The three-judge panel overturned a lower court's order last August that blocked key parts of the law just before it was to take effect. In that ruling, U.S. District Judge Sam Sparks in Austin, Texas said the law violated the First Amendment by forcing doctors and patients to engage in government-mandated speech, CNN reported.
In Tuesday's ruling, the three-judge panel on the 5th U.S. Circuit Court of Appeals said opponents of the law did not prove it violated the Constitution. The panel sent the case back to the lower court for further proceedings.
The legal action against the Texas law was launched by the New York-based Center for Reproductive Rights. Center President and CEO Nancy Northrup said the appeals court panel decision was "extreme."
"This clears the way for the enforcement of an insulting and intrusive law whose sole purpose is to harass women and dissuade them from exercising their constitutionally protected reproductive rights," Northrup said in a statement, CNN reported. "Until today, every court that has reviewed similarly intrusive laws have ruled the laws unconstitutional."
The center is evaluating "all available means" to challenge the Texas law, Northrup said.
"Today's ruling is a victory for all who stand in defense of life," Texas Gov. Rick Perry said in a statement, CNN reported.
Michelle Obama Announcing Med School Efforts to Help Injured Veterans
More than 100 medical schools have promised to increase training and research for the treatment of U.S. veterans with brain injuries, post-traumatic stress disorder and other mental health issues, Michelle Obama is scheduled to announce Wednesday during an appearance at Virginia Commonwealth University in Richmond.
The commitment from the medical schools is part of the first lady's Joining Forces campaign, which highlights issues that affect veterans and their families, the Associated Press reported.
The participating medical schools will improve training in how to treat PTSD and traumatic brain injury, boost research into the conditions, and share new information and best practices.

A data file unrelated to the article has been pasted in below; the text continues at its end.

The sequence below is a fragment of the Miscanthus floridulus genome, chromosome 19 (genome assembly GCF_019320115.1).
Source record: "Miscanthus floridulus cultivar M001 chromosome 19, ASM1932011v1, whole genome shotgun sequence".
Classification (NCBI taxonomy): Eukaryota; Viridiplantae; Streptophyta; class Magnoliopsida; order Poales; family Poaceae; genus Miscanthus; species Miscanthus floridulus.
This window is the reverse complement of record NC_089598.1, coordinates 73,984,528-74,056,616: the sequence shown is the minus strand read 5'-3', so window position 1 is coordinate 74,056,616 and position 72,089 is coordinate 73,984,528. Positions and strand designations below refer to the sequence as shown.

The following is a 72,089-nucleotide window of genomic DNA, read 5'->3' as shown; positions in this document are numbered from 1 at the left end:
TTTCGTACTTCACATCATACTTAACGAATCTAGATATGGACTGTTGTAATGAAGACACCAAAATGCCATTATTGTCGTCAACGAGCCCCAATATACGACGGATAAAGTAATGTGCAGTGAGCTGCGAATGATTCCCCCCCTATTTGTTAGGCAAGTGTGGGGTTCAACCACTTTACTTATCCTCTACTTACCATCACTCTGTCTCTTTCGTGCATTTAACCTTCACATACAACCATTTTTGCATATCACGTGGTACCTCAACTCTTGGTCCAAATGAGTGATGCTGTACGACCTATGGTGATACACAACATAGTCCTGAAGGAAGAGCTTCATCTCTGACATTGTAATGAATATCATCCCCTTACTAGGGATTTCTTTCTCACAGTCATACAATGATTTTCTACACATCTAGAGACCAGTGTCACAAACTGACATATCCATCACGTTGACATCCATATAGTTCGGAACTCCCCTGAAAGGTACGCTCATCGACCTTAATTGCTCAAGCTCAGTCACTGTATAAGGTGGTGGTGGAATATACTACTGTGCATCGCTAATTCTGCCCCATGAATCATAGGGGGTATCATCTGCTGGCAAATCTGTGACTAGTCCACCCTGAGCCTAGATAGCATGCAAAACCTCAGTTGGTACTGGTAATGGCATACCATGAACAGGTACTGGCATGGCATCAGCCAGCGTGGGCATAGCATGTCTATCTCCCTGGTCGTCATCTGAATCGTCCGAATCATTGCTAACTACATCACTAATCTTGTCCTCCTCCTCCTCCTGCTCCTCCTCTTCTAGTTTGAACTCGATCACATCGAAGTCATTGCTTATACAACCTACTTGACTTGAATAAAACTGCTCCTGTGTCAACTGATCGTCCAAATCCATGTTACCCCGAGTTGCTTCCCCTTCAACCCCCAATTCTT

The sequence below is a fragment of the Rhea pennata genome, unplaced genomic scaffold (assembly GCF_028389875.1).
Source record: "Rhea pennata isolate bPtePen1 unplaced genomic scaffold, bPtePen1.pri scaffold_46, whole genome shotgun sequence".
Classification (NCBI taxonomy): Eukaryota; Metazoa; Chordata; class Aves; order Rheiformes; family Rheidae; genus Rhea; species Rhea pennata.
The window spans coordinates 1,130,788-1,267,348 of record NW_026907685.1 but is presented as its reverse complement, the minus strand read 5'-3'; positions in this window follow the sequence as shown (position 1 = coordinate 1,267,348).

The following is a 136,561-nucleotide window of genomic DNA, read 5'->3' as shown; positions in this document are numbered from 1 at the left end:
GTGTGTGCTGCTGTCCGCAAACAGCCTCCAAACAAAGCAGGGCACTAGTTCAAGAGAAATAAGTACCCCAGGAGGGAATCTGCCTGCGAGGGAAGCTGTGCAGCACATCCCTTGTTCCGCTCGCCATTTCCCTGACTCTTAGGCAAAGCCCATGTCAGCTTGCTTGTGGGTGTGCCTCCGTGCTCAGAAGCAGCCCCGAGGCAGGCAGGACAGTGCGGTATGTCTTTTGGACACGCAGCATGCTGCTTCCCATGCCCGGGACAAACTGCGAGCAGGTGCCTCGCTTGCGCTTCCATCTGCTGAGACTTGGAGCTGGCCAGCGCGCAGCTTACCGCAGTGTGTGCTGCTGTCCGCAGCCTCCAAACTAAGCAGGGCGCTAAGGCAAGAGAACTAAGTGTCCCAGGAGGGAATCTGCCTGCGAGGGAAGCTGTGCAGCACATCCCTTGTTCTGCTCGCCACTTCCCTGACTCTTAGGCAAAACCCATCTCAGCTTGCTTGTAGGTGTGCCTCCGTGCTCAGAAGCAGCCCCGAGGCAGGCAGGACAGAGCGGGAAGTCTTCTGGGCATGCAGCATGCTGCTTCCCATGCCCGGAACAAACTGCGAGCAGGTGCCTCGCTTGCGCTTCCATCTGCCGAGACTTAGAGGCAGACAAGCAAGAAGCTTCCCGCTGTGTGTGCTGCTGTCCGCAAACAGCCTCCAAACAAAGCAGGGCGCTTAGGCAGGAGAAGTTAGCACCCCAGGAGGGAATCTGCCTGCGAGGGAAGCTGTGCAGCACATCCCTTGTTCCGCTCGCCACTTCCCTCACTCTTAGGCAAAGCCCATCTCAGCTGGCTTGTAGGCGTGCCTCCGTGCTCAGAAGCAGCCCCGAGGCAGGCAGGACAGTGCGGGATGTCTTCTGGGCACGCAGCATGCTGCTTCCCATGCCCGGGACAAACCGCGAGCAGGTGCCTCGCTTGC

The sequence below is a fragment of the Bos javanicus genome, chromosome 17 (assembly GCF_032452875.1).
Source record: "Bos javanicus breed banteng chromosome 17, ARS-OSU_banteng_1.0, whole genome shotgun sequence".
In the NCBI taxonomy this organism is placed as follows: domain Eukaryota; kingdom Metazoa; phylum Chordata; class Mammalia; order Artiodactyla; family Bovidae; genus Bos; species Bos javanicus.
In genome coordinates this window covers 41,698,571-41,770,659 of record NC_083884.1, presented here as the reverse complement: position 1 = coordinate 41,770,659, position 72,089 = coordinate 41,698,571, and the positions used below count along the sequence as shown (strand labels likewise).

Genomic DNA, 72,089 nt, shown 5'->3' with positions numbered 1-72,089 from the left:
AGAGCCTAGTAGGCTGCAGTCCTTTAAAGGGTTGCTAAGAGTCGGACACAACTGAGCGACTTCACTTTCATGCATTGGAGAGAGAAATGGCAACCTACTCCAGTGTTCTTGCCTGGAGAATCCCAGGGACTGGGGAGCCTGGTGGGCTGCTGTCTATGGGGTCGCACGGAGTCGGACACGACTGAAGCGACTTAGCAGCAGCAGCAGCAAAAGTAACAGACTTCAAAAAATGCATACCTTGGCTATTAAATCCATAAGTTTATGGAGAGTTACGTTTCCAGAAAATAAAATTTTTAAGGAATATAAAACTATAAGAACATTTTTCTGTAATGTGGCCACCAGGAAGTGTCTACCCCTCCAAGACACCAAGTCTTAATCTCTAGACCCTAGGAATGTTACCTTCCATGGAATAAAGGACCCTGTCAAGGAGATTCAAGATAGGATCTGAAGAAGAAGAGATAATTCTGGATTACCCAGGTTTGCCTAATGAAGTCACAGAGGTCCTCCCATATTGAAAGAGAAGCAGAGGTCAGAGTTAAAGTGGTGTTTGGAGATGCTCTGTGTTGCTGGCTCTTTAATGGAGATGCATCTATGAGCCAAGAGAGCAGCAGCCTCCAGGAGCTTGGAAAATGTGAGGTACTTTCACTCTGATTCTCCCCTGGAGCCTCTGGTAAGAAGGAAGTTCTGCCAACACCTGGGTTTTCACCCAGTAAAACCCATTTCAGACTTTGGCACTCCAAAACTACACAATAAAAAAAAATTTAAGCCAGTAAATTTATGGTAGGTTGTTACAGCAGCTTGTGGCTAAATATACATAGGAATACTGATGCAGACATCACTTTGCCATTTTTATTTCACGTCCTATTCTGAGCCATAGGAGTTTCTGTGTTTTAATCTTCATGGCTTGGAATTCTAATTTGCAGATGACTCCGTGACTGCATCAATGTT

Nearly 213,000 U.S. military personnel have suffered traumatic brain injuries in Iraq and Afghanistan since 2000, according to the Defense Department. Nearly 300,000 veterans of both wars have suffered PTSD or major depression, according to the Rand. Corp, the AP reported.
Fungicide Detected in Orange Juice: FDA
Testing for the fungicide carbendazim in orange juice will be increased after a juice company said it found low levels of the fungicide in its orange juice and the juice of other companies, the U.S. Food and Drug Administration says.
The agency said the unnamed company found levels of carbendazim of up to 35 parts per billion, which is significantly lower than the European Union's maximum level of 200 ppb, the Associated Press and ABC News reported.
The fungicide is not approved for use on oranges in the U.S., but is approved and used in Brazil. The FDA does not believe the fungicide poses a health risk.
"Not all of the orange juice that us consumers drink comes from oranges that were grown here in the U.S.," said Patty Lovera, assistant director of Food & Water Watch, AP/ABC News reported. "Just because a chemical is illegal here doesn't mean that other countries don't allow it to be used or that farmers aren't using it there."
Copyright © 2012 HealthDay. All rights reserved.
|Previous: Novel Stem Cell Treatment May Hold Promise for Type 1 Diabetes||Next: Internet Flu Searches May Warn of Outbreaks|
Reader comments on this article are listed below. Review our comments policy.